The all-new Ford Everest promises to be one of the most capable, technologically advanced, safest and most fuel efficient SUVs of its kind when it launches in Australia and throughout Asia and Africa in 2015.
Ford says the Everest is the product of the most extensive market research program it has ever conducted for a vehicle developed in the Asia Pacific region, and claims the result is a “tough and powerful off-road SUV packed with modern features, a comfortable, car-like interior, and smart, sophisticated styling”.
The Everest will introduce a host of technologies to the rugged, seven-seat SUV segment when it arrives on our shores around the middle of next year – a little over 12 months before production of its other seven-seater, the Falcon-based Territory, ends in October 2016.
Claimed segment-first driver-assist features include adaptive cruise control, lane keeping aid, active park assist for hands-free reverse parallel parking, and curve control, which detects if the vehicle is entering a corner too quickly and applies braking force and reduces engine torque to safely slow the vehicle.
They are joined by forward alert with auto braking, a blind spot information system, rear cross traffic alert, lane departure warning, roll stability control, trailer sway control, auto high beam, front and rear cameras and sensors for parking guidance, a tyre pressure monitoring system, and seven airbags (dual front, side, curtains, and driver’s knee).
Other Ford-specific safety technologies include emergency assistance – part of Everest’s SYNC 2 infotainment system that automatically relays the vehicle’s GPS coordinates and connects the driver to emergency service responders in the event of a serious accident – and the MyKey system, which allows parents to program the key of young drivers to limit the vehicle’s top speed and audio volume, block incoming calls on paired phones and encourage seatbelt use through persistent warning alerts.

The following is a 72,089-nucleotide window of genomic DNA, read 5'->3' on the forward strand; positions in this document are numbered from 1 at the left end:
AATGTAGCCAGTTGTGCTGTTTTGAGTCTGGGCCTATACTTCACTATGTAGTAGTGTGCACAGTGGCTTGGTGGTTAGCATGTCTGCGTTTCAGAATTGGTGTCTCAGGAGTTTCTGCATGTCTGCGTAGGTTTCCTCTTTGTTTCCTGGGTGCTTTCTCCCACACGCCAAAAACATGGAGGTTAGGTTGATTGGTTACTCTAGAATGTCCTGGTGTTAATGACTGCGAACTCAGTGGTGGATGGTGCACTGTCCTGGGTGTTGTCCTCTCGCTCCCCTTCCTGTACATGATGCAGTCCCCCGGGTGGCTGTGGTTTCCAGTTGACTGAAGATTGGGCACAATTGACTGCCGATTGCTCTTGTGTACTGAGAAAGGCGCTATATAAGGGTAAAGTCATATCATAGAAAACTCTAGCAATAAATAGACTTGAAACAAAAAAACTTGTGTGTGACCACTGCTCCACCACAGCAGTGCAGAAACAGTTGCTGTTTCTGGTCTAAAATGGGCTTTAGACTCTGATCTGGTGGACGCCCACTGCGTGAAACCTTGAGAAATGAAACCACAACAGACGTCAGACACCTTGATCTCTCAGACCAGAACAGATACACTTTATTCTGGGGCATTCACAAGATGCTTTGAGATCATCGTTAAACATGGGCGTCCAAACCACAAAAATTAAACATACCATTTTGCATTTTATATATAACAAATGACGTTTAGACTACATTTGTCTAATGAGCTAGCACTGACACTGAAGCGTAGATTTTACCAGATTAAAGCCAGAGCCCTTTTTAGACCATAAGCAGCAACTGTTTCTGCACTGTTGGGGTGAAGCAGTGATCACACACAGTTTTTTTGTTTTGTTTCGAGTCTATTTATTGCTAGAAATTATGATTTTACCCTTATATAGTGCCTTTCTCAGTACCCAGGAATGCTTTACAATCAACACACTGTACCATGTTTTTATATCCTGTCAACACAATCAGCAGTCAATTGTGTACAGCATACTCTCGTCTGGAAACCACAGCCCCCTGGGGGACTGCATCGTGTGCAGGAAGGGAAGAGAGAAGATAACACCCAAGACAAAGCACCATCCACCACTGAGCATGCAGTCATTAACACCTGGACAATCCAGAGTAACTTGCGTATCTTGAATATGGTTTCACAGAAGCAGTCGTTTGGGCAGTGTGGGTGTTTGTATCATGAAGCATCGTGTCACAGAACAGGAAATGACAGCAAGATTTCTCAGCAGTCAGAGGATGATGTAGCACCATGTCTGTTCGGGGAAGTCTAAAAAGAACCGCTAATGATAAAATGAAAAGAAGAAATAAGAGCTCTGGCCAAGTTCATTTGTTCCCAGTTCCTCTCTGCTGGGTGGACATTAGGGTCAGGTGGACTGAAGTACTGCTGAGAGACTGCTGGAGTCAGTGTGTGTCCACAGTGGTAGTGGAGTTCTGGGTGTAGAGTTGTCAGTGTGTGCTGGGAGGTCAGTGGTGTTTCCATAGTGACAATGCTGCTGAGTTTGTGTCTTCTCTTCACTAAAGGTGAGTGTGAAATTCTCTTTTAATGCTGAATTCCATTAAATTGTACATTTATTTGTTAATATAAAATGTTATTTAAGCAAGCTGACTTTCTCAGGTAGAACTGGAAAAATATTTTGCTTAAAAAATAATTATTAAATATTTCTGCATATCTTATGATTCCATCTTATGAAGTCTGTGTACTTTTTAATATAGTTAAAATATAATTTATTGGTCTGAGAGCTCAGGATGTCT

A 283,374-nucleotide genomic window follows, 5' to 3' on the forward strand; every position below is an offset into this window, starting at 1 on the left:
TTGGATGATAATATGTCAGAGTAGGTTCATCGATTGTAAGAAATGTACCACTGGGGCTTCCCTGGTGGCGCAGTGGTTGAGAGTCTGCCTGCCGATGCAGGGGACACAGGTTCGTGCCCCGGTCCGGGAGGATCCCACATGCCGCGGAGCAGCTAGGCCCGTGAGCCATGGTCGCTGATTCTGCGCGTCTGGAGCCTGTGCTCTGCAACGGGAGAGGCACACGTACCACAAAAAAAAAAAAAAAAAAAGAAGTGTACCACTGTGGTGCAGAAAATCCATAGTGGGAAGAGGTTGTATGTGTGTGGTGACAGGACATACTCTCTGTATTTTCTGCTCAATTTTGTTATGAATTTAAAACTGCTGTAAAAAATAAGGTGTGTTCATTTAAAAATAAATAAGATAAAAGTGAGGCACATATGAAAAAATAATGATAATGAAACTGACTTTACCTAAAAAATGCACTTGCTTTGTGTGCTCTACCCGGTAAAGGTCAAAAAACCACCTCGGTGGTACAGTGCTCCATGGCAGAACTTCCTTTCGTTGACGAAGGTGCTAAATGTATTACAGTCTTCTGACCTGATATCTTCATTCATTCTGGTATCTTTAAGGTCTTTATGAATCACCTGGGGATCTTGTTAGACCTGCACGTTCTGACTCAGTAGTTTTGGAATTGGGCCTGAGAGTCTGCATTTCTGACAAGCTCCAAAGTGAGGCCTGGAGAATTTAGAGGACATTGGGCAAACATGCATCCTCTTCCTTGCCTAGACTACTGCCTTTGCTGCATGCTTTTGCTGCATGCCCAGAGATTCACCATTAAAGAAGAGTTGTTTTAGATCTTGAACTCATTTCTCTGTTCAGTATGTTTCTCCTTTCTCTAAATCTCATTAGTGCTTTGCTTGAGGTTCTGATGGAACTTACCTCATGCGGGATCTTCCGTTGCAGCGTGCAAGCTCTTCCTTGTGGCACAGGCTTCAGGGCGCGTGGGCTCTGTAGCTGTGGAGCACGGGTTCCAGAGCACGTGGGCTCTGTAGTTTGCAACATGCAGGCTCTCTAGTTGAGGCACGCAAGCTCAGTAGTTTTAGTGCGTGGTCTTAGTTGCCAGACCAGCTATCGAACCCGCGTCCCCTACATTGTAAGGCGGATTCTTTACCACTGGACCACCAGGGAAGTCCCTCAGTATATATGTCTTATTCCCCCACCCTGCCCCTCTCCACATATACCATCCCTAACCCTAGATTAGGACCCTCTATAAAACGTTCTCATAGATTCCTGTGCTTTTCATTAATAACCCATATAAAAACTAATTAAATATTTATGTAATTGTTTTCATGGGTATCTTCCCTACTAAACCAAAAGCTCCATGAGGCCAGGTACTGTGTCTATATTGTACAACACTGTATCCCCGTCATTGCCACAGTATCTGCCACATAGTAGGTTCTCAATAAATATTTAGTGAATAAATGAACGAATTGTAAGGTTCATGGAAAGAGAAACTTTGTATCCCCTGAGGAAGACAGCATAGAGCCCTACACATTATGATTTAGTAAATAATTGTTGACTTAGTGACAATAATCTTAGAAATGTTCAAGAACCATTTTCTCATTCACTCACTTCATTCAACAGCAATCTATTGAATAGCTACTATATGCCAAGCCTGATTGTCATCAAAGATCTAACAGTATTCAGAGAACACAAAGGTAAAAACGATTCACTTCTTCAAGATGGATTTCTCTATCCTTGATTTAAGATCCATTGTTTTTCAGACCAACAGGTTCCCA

Ford says the Everest will also deliver “unmatched capability and versatility” in its class both on and off road, following an extensive testing program conducted in Australia and abroad.
The Everest claims class-leading ground clearance (225mm) and wading depth (800mm), as well as a cargo payload of 750kg, roof payload of 100kg, and braked towing capacity of 3000kg. It also claims a 29-degree approach angle, 21-degree ramp-over angle and 25-degree departure angle.
Enhancing ease of off-road operation is the terrain management system (TMS), which allows drivers to select between four pre-programmed settings while driving: normal, snow/gravel/grass, sand and rock.
Each TMS setting affects the four-wheel-drive system, throttle response, transmission, and traction control (including an electronic locking rear differential) to deliver optimal reactions in all conditions. Drivers can also lock the Everest’s transfer case in low-range four-wheel-drive mode for increased control over difficult terrain.
Hill start assist, hill ascent control and hill descent control all help the driver when tackling inclines and declines.
While Everest retains the Ranger’s body-on-frame construction and front suspension layout, the SUV gets a more sophisticated and car-like solid rear axle with coil springs and a Watts linkage in place of the ute’s leaf spring setup, as Ford targets a more refined and comfortable ride on the road.
The Ford Everest will offer one of the broadest drivetrain ranges in its class, with three turbocharged engines, two transmissions and rear- and four-wheel-drive available from launch.